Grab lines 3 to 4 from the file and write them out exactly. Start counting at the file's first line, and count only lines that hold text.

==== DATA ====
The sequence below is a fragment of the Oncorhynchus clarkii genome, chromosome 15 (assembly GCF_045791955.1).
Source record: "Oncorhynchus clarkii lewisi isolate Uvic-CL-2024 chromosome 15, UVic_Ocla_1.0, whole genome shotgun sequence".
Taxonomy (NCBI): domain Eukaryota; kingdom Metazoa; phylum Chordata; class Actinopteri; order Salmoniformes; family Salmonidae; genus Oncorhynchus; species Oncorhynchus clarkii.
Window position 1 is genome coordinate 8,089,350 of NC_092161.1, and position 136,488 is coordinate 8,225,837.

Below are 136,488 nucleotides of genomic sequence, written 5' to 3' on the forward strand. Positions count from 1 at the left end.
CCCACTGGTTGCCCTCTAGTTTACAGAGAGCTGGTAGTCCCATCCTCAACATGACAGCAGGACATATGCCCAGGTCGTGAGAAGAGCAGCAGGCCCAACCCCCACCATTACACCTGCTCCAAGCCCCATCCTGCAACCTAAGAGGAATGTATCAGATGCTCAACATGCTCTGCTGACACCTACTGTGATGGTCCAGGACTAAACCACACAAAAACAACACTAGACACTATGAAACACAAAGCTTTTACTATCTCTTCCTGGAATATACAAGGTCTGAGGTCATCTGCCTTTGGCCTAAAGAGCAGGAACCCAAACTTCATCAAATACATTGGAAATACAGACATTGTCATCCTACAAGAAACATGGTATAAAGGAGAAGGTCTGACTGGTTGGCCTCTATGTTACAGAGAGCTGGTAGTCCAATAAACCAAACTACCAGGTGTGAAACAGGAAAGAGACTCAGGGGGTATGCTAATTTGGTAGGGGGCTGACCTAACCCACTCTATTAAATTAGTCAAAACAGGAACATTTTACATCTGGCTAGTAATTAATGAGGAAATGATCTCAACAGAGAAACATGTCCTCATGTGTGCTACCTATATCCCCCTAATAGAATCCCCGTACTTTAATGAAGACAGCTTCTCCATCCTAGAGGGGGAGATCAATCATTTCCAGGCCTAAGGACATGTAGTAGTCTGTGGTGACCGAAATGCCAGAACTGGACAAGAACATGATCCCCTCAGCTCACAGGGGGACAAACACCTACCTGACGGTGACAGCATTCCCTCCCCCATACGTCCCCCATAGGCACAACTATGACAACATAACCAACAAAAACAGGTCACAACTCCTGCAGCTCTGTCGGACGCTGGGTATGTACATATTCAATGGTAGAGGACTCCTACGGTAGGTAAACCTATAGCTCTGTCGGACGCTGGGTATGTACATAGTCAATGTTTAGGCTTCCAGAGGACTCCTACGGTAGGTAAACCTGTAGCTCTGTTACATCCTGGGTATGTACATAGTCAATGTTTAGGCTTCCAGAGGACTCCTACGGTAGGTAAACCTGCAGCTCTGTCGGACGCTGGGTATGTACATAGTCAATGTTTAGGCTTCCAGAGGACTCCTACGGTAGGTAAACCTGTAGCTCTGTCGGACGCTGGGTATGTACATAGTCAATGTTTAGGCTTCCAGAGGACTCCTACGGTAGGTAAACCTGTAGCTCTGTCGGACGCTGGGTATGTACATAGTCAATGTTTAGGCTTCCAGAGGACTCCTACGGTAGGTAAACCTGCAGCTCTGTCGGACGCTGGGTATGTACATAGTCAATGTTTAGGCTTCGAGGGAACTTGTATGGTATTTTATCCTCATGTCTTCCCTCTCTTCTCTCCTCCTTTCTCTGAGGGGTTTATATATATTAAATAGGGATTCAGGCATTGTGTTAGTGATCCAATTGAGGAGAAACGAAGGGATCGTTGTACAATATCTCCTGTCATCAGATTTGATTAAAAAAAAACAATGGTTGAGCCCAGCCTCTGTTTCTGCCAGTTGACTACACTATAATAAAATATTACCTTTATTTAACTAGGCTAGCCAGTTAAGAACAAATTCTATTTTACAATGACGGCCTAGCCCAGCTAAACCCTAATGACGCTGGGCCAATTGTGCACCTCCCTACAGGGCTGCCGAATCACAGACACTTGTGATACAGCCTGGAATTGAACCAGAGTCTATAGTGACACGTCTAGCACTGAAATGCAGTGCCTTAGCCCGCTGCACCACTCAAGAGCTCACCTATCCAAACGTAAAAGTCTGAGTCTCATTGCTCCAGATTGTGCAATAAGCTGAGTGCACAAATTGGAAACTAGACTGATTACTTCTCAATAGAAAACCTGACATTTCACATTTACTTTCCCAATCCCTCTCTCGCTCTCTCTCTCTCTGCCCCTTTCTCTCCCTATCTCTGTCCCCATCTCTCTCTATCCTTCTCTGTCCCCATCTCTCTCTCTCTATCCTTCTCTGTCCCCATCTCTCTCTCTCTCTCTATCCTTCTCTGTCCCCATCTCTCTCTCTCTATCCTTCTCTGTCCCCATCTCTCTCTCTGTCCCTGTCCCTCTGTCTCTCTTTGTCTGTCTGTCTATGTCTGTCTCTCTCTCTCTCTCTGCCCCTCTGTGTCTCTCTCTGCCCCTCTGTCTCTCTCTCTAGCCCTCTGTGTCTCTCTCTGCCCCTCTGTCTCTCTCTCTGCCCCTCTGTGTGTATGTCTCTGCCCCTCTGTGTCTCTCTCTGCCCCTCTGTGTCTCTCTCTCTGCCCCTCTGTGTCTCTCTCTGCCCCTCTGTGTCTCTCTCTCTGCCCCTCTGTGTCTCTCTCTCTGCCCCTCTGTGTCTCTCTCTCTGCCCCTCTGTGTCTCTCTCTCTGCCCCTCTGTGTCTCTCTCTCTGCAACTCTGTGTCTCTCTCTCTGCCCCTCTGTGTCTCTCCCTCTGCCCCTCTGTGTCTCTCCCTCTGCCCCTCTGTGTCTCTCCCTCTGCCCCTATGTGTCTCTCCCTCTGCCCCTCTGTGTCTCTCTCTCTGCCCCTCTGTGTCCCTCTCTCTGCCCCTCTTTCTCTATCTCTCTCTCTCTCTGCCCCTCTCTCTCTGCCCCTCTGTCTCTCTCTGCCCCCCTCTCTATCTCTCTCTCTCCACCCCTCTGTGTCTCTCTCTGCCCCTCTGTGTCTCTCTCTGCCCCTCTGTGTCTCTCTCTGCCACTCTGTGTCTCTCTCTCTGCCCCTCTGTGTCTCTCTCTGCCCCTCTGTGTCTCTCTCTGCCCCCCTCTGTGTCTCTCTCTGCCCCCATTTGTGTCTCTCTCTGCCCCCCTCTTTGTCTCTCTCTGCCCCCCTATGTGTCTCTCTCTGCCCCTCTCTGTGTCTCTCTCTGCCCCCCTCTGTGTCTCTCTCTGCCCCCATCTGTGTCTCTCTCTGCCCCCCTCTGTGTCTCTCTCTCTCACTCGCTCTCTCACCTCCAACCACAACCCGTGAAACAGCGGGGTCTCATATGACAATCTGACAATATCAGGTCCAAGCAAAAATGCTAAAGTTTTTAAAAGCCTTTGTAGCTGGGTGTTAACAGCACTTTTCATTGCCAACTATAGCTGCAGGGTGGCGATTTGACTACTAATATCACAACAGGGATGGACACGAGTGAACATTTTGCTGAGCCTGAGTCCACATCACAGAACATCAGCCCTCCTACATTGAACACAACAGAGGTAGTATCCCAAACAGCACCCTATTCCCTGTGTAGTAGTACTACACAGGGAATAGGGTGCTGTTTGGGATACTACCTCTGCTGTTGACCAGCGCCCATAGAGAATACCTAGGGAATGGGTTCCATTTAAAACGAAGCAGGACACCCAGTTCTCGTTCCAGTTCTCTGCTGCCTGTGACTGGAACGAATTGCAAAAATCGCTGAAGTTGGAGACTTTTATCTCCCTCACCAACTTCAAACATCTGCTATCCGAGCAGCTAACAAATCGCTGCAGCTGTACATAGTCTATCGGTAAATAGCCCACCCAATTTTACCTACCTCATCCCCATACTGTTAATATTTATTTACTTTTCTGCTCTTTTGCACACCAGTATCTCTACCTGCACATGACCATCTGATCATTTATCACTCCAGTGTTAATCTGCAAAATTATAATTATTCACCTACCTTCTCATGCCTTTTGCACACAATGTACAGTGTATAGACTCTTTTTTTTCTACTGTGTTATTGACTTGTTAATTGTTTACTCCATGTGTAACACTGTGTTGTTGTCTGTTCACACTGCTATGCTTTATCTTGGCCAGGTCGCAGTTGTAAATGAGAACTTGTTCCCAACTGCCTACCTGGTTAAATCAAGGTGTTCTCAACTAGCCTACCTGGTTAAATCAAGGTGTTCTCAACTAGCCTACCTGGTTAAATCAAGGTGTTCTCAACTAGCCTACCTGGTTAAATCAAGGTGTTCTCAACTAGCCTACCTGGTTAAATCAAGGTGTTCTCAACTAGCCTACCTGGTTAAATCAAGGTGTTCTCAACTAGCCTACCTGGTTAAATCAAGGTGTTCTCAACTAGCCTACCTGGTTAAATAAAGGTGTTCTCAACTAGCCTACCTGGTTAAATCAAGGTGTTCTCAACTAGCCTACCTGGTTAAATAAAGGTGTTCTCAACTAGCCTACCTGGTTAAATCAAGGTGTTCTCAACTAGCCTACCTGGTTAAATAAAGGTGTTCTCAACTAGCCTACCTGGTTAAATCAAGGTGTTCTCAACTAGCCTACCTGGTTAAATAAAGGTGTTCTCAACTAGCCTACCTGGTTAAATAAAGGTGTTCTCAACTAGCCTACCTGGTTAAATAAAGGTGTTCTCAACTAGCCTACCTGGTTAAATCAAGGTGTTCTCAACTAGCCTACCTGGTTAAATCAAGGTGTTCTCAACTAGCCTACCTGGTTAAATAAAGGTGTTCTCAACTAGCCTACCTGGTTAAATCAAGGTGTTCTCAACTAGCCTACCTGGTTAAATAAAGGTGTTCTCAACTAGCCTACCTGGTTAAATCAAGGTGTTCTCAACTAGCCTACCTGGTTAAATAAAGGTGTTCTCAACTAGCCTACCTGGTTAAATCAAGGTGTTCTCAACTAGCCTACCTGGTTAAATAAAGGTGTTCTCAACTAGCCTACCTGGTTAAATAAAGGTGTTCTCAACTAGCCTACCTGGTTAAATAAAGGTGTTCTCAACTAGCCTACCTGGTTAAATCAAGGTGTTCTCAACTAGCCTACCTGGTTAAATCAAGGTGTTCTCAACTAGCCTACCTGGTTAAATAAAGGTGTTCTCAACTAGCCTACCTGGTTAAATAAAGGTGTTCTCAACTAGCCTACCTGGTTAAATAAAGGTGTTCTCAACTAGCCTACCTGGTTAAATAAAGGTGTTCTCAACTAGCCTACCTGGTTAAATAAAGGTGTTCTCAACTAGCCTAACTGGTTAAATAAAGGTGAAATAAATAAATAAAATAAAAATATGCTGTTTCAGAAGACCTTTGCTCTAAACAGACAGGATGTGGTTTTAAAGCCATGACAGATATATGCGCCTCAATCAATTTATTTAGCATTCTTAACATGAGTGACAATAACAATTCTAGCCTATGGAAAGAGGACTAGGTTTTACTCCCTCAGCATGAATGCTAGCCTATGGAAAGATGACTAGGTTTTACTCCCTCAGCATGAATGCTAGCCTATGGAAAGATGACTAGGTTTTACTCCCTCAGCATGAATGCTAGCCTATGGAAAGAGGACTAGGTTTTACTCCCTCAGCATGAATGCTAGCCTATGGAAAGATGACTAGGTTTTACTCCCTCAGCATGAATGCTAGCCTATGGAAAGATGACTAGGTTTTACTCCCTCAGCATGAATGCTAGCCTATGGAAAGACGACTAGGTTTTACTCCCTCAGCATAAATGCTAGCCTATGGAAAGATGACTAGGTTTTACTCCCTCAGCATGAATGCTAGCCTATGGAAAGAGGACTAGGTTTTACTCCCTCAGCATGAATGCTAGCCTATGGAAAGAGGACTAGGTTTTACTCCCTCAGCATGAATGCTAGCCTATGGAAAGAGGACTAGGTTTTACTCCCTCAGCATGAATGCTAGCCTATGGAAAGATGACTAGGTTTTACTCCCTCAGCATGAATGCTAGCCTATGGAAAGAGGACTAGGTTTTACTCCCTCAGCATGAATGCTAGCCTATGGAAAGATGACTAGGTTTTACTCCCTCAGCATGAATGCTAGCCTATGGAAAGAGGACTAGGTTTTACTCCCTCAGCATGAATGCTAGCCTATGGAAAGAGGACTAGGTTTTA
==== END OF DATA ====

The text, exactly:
Taxonomy (NCBI): domain Eukaryota; kingdom Metazoa; phylum Chordata; class Actinopteri; order Salmoniformes; family Salmonidae; genus Oncorhynchus; species Oncorhynchus clarkii.
Window position 1 is genome coordinate 8,089,350 of NC_092161.1, and position 136,488 is coordinate 8,225,837.